Louisianaâ€™s Civil War Museum, formerly known as the Confederate Museum, is one of the largest repositories of Confederacy-related artifacts and memorabilia in the United States, in addition to being the oldest continuously operating museum in Louisiana. The Louisiana Historical Association built the museum in 1891, and its exterior sandstone construction and cathedral-like appearance stand out in contrast to its more recent surroundings on the edge of New Orleansâ€™ Warehouse Arts District.
A large Columbiad, Civil War-era cannon (circa 1865) mounted on the front terrace welcomes visitors to what is now a landmark on the National Register of Historic Places. Louisiana residents donated most of the contents of the museum.
Memorial Hall was the site of the cityâ€™s farewell to Jefferson Davis, the first and only president of the Confederate States of America. Davis, who died in New Orleans in 1889, was buried here until 1893, when his remains were transferred to Richmond, Virginia for reburial. More than 60,000 people turned out to pay their respects to Davis while he was lying in state for two days prior to his interment.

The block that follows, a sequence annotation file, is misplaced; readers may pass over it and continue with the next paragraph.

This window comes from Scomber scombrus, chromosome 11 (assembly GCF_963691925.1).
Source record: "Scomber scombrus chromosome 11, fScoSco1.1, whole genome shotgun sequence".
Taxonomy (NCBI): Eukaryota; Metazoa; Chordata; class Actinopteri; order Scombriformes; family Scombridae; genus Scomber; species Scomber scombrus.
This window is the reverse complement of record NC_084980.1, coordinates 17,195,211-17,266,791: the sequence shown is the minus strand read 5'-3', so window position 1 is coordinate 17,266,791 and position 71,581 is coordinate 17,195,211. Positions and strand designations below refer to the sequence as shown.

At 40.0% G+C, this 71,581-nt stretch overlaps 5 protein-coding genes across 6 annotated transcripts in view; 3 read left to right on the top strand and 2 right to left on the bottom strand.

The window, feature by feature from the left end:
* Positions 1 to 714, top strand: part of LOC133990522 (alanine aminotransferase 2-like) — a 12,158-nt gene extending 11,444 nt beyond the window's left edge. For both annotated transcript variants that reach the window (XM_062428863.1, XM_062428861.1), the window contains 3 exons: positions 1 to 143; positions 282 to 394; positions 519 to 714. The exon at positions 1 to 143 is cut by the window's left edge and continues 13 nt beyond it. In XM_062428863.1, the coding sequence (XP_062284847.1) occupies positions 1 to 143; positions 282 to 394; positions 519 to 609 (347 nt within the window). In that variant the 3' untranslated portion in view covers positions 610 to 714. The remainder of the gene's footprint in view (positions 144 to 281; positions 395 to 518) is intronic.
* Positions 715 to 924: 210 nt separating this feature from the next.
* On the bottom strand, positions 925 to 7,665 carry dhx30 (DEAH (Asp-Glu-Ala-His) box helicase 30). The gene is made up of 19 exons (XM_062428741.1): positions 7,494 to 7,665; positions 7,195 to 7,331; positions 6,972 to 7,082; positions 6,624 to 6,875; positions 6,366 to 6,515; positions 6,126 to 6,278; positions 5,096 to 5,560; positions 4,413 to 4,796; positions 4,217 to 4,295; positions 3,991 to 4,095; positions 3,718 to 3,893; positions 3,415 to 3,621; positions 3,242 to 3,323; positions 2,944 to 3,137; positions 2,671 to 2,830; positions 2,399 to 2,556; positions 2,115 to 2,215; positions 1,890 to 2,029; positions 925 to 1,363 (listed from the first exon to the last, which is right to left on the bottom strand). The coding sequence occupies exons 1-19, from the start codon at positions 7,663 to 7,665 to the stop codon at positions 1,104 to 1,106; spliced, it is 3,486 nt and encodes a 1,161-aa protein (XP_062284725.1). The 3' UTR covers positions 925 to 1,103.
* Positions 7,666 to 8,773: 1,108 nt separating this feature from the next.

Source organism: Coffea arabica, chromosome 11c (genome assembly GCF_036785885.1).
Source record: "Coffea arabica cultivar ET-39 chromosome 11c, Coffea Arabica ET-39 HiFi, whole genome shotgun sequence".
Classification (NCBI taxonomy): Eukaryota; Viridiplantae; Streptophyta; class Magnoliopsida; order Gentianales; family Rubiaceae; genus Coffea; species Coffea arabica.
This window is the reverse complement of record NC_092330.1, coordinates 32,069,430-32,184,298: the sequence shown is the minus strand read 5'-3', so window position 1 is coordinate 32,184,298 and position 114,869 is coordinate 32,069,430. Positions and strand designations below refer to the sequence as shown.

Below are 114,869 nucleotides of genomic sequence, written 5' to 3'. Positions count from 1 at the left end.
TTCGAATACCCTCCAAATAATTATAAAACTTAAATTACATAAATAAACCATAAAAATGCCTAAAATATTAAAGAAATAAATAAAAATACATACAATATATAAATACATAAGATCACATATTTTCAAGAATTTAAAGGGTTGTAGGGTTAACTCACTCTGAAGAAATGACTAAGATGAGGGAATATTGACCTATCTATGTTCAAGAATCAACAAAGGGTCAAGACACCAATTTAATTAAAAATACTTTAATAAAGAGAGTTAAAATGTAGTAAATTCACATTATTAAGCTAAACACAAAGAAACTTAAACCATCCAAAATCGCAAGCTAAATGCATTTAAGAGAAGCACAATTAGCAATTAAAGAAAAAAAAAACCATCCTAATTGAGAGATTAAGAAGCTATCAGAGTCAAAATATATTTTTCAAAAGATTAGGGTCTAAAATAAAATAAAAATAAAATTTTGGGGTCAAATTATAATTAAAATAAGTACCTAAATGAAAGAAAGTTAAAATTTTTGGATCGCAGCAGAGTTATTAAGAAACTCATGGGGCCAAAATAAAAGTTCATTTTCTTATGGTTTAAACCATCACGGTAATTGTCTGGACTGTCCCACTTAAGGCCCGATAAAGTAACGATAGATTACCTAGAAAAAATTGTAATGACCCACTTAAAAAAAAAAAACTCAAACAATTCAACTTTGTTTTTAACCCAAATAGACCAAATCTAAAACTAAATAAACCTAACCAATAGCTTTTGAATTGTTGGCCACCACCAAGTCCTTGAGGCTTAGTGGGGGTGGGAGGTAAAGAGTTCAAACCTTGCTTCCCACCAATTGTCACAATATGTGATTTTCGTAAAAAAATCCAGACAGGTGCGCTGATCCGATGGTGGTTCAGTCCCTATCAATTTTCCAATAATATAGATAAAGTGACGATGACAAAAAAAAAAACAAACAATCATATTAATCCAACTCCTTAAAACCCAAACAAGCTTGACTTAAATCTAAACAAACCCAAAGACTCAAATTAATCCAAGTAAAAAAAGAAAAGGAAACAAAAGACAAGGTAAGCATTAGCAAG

Varina Howell Davis, Davisâ€™ widow, contributed the large collection of Jefferson Davis memorabilia to the museum. Davis family artifacts were divided up among only four museums, and the Civil War Museum displays about one-fourth of the donated estate.
The museum also features